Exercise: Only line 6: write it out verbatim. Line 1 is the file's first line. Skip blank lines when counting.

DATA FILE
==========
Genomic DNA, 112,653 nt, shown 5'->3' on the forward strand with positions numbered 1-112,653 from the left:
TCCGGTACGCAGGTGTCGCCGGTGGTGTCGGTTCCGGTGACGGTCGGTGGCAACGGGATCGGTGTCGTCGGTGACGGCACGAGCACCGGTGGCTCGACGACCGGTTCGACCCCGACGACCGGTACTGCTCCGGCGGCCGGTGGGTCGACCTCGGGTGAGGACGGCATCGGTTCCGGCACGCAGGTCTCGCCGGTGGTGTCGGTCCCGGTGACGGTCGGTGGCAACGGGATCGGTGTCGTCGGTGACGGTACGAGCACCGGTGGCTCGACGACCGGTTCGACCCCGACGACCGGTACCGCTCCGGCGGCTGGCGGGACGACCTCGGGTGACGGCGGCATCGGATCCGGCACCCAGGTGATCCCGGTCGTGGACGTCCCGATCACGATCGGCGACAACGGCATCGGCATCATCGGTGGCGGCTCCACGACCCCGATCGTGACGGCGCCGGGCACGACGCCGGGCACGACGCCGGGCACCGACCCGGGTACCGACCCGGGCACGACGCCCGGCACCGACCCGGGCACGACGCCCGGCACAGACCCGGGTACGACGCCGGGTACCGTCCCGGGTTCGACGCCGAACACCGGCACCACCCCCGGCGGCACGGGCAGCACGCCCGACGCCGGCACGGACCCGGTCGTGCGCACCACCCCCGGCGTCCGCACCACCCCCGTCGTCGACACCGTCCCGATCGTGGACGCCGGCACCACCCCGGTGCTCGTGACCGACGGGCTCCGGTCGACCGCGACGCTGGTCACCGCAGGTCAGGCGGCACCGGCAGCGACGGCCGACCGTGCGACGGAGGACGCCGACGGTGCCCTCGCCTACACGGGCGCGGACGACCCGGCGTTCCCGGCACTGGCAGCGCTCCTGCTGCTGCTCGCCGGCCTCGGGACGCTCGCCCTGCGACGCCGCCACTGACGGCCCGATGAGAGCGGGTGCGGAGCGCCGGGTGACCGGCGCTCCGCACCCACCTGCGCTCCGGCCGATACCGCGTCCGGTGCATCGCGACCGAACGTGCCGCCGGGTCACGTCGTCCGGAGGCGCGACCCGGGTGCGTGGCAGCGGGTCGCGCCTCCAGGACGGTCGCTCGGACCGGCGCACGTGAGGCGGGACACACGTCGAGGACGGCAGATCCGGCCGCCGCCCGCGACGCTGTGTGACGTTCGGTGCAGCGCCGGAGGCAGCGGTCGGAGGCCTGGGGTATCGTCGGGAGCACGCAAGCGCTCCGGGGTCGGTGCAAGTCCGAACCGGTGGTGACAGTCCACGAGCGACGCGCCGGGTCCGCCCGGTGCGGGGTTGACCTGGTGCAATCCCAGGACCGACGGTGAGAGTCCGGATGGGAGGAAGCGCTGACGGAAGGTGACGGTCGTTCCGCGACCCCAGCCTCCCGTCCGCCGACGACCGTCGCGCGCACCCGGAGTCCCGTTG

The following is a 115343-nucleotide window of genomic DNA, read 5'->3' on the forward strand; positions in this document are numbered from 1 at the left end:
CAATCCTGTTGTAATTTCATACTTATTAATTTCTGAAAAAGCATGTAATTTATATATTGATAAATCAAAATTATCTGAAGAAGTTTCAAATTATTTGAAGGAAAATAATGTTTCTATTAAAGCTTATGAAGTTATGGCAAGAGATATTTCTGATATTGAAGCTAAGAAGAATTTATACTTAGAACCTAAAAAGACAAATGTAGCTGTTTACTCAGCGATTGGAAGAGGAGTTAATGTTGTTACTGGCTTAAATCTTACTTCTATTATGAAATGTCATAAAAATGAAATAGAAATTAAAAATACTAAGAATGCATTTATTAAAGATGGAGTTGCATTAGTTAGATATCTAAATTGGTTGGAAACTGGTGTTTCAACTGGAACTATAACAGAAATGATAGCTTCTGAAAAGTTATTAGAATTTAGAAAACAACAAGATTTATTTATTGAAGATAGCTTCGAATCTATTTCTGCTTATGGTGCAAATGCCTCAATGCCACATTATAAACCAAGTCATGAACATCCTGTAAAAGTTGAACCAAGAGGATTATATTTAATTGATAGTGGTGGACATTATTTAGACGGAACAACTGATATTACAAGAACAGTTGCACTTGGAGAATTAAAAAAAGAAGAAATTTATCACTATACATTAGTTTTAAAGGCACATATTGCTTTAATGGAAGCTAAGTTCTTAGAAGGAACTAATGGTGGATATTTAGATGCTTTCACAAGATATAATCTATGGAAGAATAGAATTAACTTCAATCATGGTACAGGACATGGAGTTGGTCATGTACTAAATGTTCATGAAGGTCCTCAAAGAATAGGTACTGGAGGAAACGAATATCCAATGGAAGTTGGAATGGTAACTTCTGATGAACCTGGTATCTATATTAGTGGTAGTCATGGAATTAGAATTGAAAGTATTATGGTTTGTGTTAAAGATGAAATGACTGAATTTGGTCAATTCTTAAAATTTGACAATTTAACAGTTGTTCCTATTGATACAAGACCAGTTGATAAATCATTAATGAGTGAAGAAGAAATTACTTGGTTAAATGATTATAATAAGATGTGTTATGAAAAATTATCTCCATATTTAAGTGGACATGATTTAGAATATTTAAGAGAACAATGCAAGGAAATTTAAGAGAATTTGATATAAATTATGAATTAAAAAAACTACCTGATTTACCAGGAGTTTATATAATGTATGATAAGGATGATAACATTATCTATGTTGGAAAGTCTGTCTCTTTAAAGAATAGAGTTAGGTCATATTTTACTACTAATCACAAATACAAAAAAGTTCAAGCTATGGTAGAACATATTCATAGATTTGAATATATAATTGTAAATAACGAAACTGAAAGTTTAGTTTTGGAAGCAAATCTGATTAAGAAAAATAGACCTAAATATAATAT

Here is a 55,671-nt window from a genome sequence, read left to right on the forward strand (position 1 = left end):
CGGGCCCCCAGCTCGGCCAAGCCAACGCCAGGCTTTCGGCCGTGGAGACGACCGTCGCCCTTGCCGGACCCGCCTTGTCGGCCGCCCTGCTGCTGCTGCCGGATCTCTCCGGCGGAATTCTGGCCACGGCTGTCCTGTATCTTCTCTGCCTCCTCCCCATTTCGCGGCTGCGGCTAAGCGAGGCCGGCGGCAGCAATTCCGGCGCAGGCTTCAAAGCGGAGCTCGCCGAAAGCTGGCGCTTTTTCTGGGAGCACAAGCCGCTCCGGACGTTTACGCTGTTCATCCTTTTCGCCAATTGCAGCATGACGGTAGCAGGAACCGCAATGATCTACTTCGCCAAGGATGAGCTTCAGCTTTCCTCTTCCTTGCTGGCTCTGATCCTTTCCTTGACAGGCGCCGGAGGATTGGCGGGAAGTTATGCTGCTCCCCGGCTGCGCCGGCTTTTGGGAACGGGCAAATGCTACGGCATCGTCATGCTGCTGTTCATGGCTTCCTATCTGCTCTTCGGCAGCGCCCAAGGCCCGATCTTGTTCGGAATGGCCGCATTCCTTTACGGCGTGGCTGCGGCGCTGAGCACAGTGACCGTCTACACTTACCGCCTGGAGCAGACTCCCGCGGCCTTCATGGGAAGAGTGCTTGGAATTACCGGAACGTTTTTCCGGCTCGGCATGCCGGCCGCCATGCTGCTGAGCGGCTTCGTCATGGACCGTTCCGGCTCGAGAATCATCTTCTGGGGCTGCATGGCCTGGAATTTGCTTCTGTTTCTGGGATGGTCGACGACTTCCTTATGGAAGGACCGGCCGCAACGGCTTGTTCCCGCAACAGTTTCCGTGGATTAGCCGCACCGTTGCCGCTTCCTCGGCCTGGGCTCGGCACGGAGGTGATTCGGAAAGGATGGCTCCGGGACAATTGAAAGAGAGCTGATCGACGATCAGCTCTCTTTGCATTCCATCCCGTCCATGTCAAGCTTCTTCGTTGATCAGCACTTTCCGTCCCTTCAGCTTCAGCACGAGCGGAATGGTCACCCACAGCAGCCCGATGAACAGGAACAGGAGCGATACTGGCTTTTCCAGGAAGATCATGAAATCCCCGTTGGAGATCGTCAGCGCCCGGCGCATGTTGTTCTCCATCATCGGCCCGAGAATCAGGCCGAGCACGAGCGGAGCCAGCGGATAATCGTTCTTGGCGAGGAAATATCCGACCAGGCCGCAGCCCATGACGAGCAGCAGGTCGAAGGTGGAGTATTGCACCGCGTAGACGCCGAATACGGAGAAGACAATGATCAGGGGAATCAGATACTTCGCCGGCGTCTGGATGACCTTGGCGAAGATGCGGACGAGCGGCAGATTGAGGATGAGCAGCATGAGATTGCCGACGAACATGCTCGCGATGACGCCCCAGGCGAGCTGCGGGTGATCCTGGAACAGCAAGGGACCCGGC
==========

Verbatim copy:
CGGGCCCCCAGCTCGGCCAAGCCAACGCCAGGCTTTCGGCCGTGGAGACGACCGTCGCCCTTGCCGGACCCGCCTTGTCGGCCGCCCTGCTGCTGCTGCCGGATCTCTCCGGCGGAATTCTGGCCACGGCTGTCCTGTATCTTCTCTGCCTCCTCCCCATTTCGCGGCTGCGGCTAAGCGAGGCCGGCGGCAGCAATTCCGGCGCAGGCTTCAAAGCGGAGCTCGCCGAAAGCTGGCGCTTTTTCTGGGAGCACAAGCCGCTCCGGACGTTTACGCTGTTCATCCTTTTCGCCAATTGCAGCATGACGGTAGCAGGAACCGCAATGATCTACTTCGCCAAGGATGAGCTTCAGCTTTCCTCTTCCTTGCTGGCTCTGATCCTTTCCTTGACAGGCGCCGGAGGATTGGCGGGAAGTTATGCTGCTCCCCGGCTGCGCCGGCTTTTGGGAACGGGCAAATGCTACGGCATCGTCATGCTGCTGTTCATGGCTTCCTATCTGCTCTTCGGCAGCGCCCAAGGCCCGATCTTGTTCGGAATGGCCGCATTCCTTTACGGCGTGGCTGCGGCGCTGAGCACAGTGACCGTCTACACTTACCGCCTGGAGCAGACTCCCGCGGCCTTCATGGGAAGAGTGCTTGGAATTACCGGAACGTTTTTCCGGCTCGGCATGCCGGCCGCCATGCTGCTGAGCGGCTTCGTCATGGACCGTTCCGGCTCGAGAATCATCTTCTGGGGCTGCATGGCCTGGAATTTGCTTCTGTTTCTGGGATGGTCGACGACTTCCTTATGGAAGGACCGGCCGCAACGGCTTGTTCCCGCAACAGTTTCCGTGGATTAGCCGCACCGTTGCCGCTTCCTCGGCCTGGGCTCGGCACGGAGGTGATTCGGAAAGGATGGCTCCGGGACAATTGAAAGAGAGCTGATCGACGATCAGCTCTCTTTGCATTCCATCCCGTCCATGTCAAGCTTCTTCGTTGATCAGCACTTTCCGTCCCTTCAGCTTCAGCACGAGCGGAATGGTCACCCACAGCAGCCCGATGAACAGGAACAGGAGCGATACTGGCTTTTCCAGGAAGATCATGAAATCCCCGTTGGAGATCGTCAGCGCCCGGCGCATGTTGTTCTCCATCATCGGCCCGAGAATCAGGCCGAGCACGAGCGGAGCCAGCGGATAATCGTTCTTGGCGAGGAAATATCCGACCAGGCCGCAGCCCATGACGAGCAGCAGGTCGAAGGTGGAGTATTGCACCGCGTAGACGCCGAATACGGAGAAGACAATGATCAGGGGAATCAGATACTTCGCCGGCGTCTGGATGACCTTGGCGAAGATGCGGACGAGCGGCAGATTGAGGATGAGCAGCATGAGATTGCCGACGAACATGCTCGCGATGACGCCCCAGGCGAGCTGCGGGTGATCCTGGAACAGCAAGGGACCCGGC